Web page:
Adventures in Candle Magic and Minor Witchery

Photo: Courtesy of Enchantments

“Now, if I’m burning the uncrossing candle, can I also use the uncrossing mineral bath? Or is that too much?”

I’ve just been told I need an uncrossing, and my stomach is in knots. An uncrossing, you see, means I’ve been crossed. It might mean someone’s put a hex on me, though I’m afraid to ask — black magick is strictly prohibited here, and I want the witches to like me. Right now I’m speaking with a petite blonde witch (she’s been practicing for eight years, ever since she left a social-sciences graduate program), and she considers my question thoughtfully. She thinks the bath might not be a bad idea.

Since walking into Enchantments, Manhattan’s largest witch and goddess supply store, I’ve gone from giggly (an astrology book proclaims my sign, Libra, to be the ruler of asparagus) to curious (another set of books describes how to protect oneself from psychic attack) to legitimately enchanted (at least with a black cat named Medea, who somehow doesn’t set off my allergies).

Opened in 1982 by Lady Rhea (now of the Pagan Center of New York in the Bronx), Enchantments currently occupies a basement-level storefront on 9th Street in Manhattan’s East Village. It looks a bit like an apothecary out of a beloved children’s story: One wall is entirely given over to dried herbs used in spells. Practitioners drift in and out of the cozy space, asking one of the shop’s employees for what they need and staying to chat about which spells have been working and which haven’t, what the next new moon might bring, and difficult-to-interpret tarot readings.

On this warm fall evening, a friend and I have come to partake in the shop’s specialty: candle magic. According to staff, Enchantments sees a number of non-witches at the candle bar — writers looking for a choice assignment, lawyers hoping to land a big client, dating veterans in search of true love. Before each candle is carved, a witch-on-duty confers with the seeker to determine the best course of action.

My friend’s magical needs are straightforward. She’s getting ready to move into a new apartment, and wants to make sure the transition is smooth and the space is comfortable. More specifically, she wants to avoid bedbugs. The short-haired witch nods and gets to work on a home spell using a blue candle. The idea is to ensure that the energy of the new apartment is positive and hospitable only to wanted guests; and because the home spell is best performed in the home itself, my friend is advised until moving day to begin burning her candle.

Then it’s my turn. The witch who’ll be carving my candle asks me a series of very simple questions (“What’s going on, big picture? What are you thinking about most often? What do you want?”), and I find myself describing a feeling of dullness, of malaise. Maybe, I venture timidly, I’d like to feel a little sharper, a little brighter. Nothing’s wrong, exactly, but I wouldn’t say it’s right, either. Does she know what I mean?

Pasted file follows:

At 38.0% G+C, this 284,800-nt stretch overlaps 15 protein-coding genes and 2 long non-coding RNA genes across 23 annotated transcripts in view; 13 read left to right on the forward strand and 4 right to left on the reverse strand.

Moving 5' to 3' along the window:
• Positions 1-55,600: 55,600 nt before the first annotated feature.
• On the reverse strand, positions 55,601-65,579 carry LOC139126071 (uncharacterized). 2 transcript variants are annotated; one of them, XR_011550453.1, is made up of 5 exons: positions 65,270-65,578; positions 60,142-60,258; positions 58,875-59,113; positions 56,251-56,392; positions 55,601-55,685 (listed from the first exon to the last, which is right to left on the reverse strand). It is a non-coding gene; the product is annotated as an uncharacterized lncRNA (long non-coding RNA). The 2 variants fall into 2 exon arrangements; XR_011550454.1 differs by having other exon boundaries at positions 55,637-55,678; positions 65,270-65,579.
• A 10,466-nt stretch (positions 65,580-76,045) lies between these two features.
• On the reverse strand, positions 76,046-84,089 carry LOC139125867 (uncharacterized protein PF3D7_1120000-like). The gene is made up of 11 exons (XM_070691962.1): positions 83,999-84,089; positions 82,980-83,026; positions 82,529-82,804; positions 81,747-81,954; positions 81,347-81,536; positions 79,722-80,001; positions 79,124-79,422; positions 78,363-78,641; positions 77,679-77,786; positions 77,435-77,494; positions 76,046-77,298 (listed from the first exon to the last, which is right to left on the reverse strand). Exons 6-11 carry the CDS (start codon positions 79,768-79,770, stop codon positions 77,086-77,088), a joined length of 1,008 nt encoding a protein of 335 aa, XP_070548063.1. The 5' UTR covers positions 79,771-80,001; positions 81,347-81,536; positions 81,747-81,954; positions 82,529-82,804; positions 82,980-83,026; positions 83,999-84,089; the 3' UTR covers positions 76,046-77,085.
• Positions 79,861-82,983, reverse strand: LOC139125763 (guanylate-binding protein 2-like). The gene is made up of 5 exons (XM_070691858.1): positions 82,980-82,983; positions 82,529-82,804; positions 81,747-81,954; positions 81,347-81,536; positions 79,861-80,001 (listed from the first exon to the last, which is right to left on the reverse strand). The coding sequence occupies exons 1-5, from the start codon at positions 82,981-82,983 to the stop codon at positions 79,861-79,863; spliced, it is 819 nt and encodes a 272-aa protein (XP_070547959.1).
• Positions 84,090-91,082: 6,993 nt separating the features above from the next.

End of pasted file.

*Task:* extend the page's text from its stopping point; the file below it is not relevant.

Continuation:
She knows what I mean. I need an uncrossing.

Sometimes things just get muddled, the witch explains. Ourselves, other people, the universe — they all get a bit gray and weighed down, and it can become difficult to see the forest for the trees, so to speak. She warns me that while an uncrossing will do me good, it might be difficult: “Sometimes the things we see clearly aren’t things we actually want to see.”

My uncrossing can begin that very evening. Ideally the candle ($27.50) is burned straight through, but when my eyes go wide at the prospect of leaving a lit candle in my apartment for five days straight, the witch laughs and assures me it’s fine to blow it out before bed each night. She also assures me the uncrossing bath (at $4.95, it’s cheaper than anything I’d buy at Sephora) might help and certainly won’t hurt, so I add one of those, plus an Aphrodite Love Attraction packet (also a steal at $4.95).

My candle is white and carved with symbols and my first name, and the glitter rubbed over and into it is silver, making for a not-at-all-unpleasant ghostly glow when I burn it later that night in my apartment. I try to follow the instructions — clear head, focus on my intention, and relax.

I thought burning my candle would remind me of being 13 and watching The Craft at a sleepover, but instead it’s pleasurably self-indulgent — the spiritual equivalent of a $200 night cream a helpful saleswoman swears will take care of pesky under-eye circles (you know, the kind that don’t exist until the helpful saleswomen point them out).

I don’t notice anything different the next morning, or the morning after that. By the third day, though, I’ve come up with a suitable ending to a story I haven’t been able to finish. On the last night, a Friday, I repeat the “clear head, focus on intention” process and stay awake until the wee hours, watching the wax burn and trying to determine whether or not I feel less crossed. The next morning I wake up early, with a start — a recent personal conflict has been eating at me, and I realize upon sitting up that I can hardly remember why.

There’s a bounce in my step all day. I don’t think anyone notices (which makes me wonder if anyone noticed I seemed crossed to begin with) — but that’s not really the point, is it?

Adventures in Candle Magic and Minor Witchery